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For some time now, I've observed an intermittent COM problem in my VSIX package for Visual Studio 2010. Attempting to subscribe to one of the IDE's COM-based event sinks randomly throws the following error:

"COM object that has been separated from its underlying RCW cannot be used"

A repro case boils down to this code (which must be used in VSIX, obviously):

using System;
using EnvDTE;
using EnvDTE80;

class Test
    private readonly Events _events;
    private readonly Events2 _events2;
    private readonly BuildEvents _buildEvents;
    private readonly ProjectItemsEvents _projectItemsEvents;

    public Test(IServiceProvider provider)
        var dte = (DTE)provider.GetService(typeof(DTE));
        var dte2 = (DTE2)dte;

        // Store all references in fields as a GC precaution.
        _events = dte.Events;
        _events2 = (Events2)dte2.Events;
        _buildEvents = _events.BuildEvents;
        _projectItemsEvents = _events2.ProjectItemsEvents;

        // Proceed to subscribe to event sinks.
        _buildEvents.OnBuildBegin += BuildBeginHandler; // BOOM!
        _projectItemsEvents.ItemAdded += ItemAddedHandler;

    private void ItemAddedHandler(ProjectItem projectItem) { }

    private void BuildBeginHandler(vsBuildScope scope, vsBuildAction action) { }

I've learned about a possible cause from numerous descriptions of similar problems that can be found on the net. It's basically a side effect of the way Runtime Callable Wrappers and GC interact during COM interop. Here's a link to a similar problem complete with explanation.

I'm fine with that explanation, especially because it suggests an easy workaround - storing the event sink reference in a field in order to prevent it from being prematurely GC'ed. Indeed, many people seem to have solved their problem this way.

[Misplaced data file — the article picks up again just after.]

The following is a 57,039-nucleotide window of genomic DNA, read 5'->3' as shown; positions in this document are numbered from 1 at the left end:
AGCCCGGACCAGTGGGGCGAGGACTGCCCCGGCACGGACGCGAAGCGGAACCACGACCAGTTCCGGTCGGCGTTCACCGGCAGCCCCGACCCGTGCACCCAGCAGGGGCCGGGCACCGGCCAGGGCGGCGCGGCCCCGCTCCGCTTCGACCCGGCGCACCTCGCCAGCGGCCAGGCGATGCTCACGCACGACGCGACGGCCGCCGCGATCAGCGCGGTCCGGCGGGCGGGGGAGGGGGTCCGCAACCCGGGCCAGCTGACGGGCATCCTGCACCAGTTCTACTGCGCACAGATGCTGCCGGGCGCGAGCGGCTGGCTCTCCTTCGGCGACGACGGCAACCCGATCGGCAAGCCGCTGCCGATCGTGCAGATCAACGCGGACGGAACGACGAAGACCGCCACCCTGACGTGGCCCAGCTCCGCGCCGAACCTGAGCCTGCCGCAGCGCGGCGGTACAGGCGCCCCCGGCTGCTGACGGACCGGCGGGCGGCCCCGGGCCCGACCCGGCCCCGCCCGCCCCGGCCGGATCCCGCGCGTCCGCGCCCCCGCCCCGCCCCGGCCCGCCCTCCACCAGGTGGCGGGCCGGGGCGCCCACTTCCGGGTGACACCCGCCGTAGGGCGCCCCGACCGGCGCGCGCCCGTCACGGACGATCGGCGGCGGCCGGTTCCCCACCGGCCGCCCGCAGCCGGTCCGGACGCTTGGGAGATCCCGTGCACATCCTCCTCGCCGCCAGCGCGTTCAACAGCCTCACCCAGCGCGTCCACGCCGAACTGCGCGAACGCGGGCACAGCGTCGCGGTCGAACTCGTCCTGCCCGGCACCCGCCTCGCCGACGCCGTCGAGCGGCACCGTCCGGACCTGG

What bothers me is that it doesn't work in my case. I'm really stumped as to why. As you can plainly see, I already store all object references in fields as a precaution. Yet the error still occurs. I tried being even more explicit using GC.KeepAlive() calls at the end of the ctor, but to no avail. Is there anything else left to do?

Without a solution, my VSIX randomly fails to load, leaving the user with a single option: to restart Visual Studio and hope it doesn't happen the next time.

Any help will truly be appreciated!

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2 Answers 2

up vote 1 down vote accepted

Well, I gave up and simply did the only thing that crossed my mind. I figured that since this is obviously a race condition I can't affect in a predictable manner, I might as well reenter the race if I lose.

So I moved the subscription lines into a while loop that try..catch-es them and retries after a bit of Thread.Sleep(). The loop exits either when both subscriptions succeed or when I've been continuously losing the race for more than 2 seconds.

The kicker is, I haven't lost the race once since I've implemented the change. A true Heisenbug, if I ever saw one.

Anyway, I'm going to stick with this until a proper solution occurs to me or the bug reappears.

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Thanks for telling about your solution. Not quite what I wanted to hear, but if I fail to find anything else, that will have to do. – VitalyB Feb 13 '12 at 9:44

I suspect that your problem is really that you are attempting to wire up your event handlers too soon. You normally need to be doing these sorts of things in the Initialize method of your package / toolwindow / whatever - generally speaking if you need to use a service you need to do if after the Initialize method has been called, definitely don't do this in the constructor of your Package.

(This is just a hunch - your Test class doesn't implement any VSX interfaces and so I can't see from your sample when the constructor is being called)

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I'm calling Test's constructor from inside the package's Initialize, right after the call to base.Initialize(). The package class itself derives from Microsoft.VisualStudio.Project.ProjectPackage. So all seems in order, at least on this front. – aoven Jul 15 '11 at 10:07

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